If you’re a thrill-seeker on the look-out for a haunted adventure, here are nine spots you’ll want to add to your bucket list…
- A Haunted Location: Hotel Monte Vista - Flagstaff, Arizona
Guests have reported sightings of raw meat hung from a chandelier in room 210 and the cries of infants coming from the basement, terrifying staff. Male guests beware - the ghosts of two women, reportedly thrown from an upstairs window, attempt to asphyxiate men in their sleep.
- A Scarry Place: Gettysburg Battlefield, Pennsylvania
Over the span of the 3 day battle 50,000 lives were lost, making the Battle of Gettysburg one of the bloodiest in American history. Tales of wandering soldiers haunt the field to this day.
- You Can't Miss Myrtles Plantation, St. Francisville, Louisiana
This is said to be the home of at least 12 ghosts and one of America’s most haunted sites. It was built in 1796 over an Indian burial ground. One of the popular stories involves a murdered slave girl, Chloe, supposedly photographed in 1992 during an assessment. That’s not the only ghost to turn up in photos there…
- Haunted Roanoke, North Carolina
Roanoke is referred to as The Lost Colony. It was first settled in 1587. The leader went back to England for supplies, and when he returned in 1590, the settlement was deserted, and no one knows what happened to the people that lived there. All they found was the word Croatoan carved into a tree. Ghost stories have popped up all around this area in the years since…
- Heaven’s Gate Mass Suicide Site, Sante Fe, California
In 1997, thirty nine members of the Heaven’s Gate cult died in a mass suicide and they drank poisoned juice and went through a ritual, dressing in black and having a purple cloth laid over them. They each had $5.75 in their pocket, as a toll for aliens they believed were passing over earth with the Hale Bopp comet that would rapture their souls to Heaven. The mansion became a tourist location, and stories abounded. The house was eventually torn down, and even the street name was changed.
- The story of Dakota
New York City is host to a number of high profile haunting, but none are quite as compelling as the story of The Dakota. The famous Upper West Side apartment building was constructed in the 1880s. It’s best known as the location of John Lennon’s grisly murder in 1980.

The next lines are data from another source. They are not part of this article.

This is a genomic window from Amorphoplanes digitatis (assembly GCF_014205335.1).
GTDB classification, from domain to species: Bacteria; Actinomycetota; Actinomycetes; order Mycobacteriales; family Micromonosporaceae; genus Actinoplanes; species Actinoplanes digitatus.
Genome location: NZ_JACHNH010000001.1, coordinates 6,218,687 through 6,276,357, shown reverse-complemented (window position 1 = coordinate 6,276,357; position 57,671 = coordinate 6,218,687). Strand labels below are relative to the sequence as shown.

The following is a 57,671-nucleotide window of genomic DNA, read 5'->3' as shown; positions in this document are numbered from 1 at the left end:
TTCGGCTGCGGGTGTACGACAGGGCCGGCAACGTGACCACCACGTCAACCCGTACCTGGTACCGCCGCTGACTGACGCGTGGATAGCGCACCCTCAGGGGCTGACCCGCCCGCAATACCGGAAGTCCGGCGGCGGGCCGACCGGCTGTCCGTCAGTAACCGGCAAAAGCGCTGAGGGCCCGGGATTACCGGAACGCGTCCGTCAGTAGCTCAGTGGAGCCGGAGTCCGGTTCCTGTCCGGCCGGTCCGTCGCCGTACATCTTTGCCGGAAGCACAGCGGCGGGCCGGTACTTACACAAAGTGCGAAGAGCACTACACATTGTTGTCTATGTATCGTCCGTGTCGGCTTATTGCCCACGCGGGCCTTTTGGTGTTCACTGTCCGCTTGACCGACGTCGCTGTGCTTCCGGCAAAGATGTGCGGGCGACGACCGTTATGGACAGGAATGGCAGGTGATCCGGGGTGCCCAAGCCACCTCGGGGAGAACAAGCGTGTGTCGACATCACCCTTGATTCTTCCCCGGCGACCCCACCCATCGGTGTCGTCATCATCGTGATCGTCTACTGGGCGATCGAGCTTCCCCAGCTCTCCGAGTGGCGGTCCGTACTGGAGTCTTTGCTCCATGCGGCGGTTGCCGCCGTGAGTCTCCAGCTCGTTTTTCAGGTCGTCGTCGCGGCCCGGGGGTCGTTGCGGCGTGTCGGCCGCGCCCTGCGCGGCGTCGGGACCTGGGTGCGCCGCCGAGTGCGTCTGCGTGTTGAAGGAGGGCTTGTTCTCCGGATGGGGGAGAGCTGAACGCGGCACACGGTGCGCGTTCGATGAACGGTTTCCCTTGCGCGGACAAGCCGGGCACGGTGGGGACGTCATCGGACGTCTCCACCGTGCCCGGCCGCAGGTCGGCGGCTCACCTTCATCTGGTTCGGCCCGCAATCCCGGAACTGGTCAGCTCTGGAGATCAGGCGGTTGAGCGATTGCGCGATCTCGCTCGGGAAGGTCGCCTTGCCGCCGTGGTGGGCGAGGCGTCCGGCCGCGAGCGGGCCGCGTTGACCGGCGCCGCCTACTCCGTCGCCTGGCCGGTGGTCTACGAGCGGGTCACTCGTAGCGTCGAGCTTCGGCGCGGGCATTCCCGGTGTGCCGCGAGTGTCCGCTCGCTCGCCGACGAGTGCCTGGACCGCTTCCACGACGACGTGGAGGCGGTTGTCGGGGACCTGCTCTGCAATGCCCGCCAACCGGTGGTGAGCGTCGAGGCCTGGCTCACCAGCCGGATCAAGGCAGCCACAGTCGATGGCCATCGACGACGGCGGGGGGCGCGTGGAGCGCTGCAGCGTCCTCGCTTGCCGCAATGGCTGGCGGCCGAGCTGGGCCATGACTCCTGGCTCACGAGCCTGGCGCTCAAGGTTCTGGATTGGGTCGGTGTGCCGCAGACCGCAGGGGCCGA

The exclusive residence is haunted by a number of former inhabitants, including a little boy and girl, a crying woman, and even the Beatle himself. The Dakota was also used during the shooting of Rosemary’s Baby, and residents have reported a number of creepy coincidences related to the horror movie.
- The RMS Queen Mary
The RMS Queen Mary is a sprawling ocean liner that operated off of the East Coast from the 1930s to 1960s. In that short period of time, the ship garnered an infamous reputation for its ghostly inhabitants. It’s reported that as many as 50 people have been killed aboard the liner, and up to 150 individual spirits are known to roam its fearsome halls.
Room B340 is known as the Queen Mary’s most haunted guestroom. The quarters were shut down after people complained of flying sheets, self-operating faucets, and the unwelcome ghost of a murdered gentleman. For lovers of the paranormal, the historic ship still operates as a hotel and haunted tour site out of Long Beach, California.
- The West Virginia State Penitentiary
The West Virginia State Penitentiary is now a tourist attraction, but back in the late 1800s through 1995, it was home to thousands of the country’s most dangerous criminals. Nearly 40 murders took place in the prison during its tenure, and over 100 inmates were executed via hanging and the electric chair up until the 1960s.
After a high profile prison break and riot, the Penitentiary was officially closed when its tiny cells were ruled inhumane. Today, haunted tour visitors report scary noises, cold spots, and the apparitions of past inmates.
- Delphine LaLaurie
Madame Delphine LaLaurie was an aristocrat and serial killer living in pre-Civil War New Orleans in the late 18th and early 19th centuries. As a prominent socialite, the evil LaLaurie got away with the gruesome murders of a number of African-American slaves. While living in her mansion in the heart of the Big Easy, she bound and tortured them in the attic.
When the public discovered her deadly secret, the LaLauries were forced to flee to France. But the house in which she performed her homicidal deeds remains a hotbed of paranormal activity in one of America’s most haunted cities.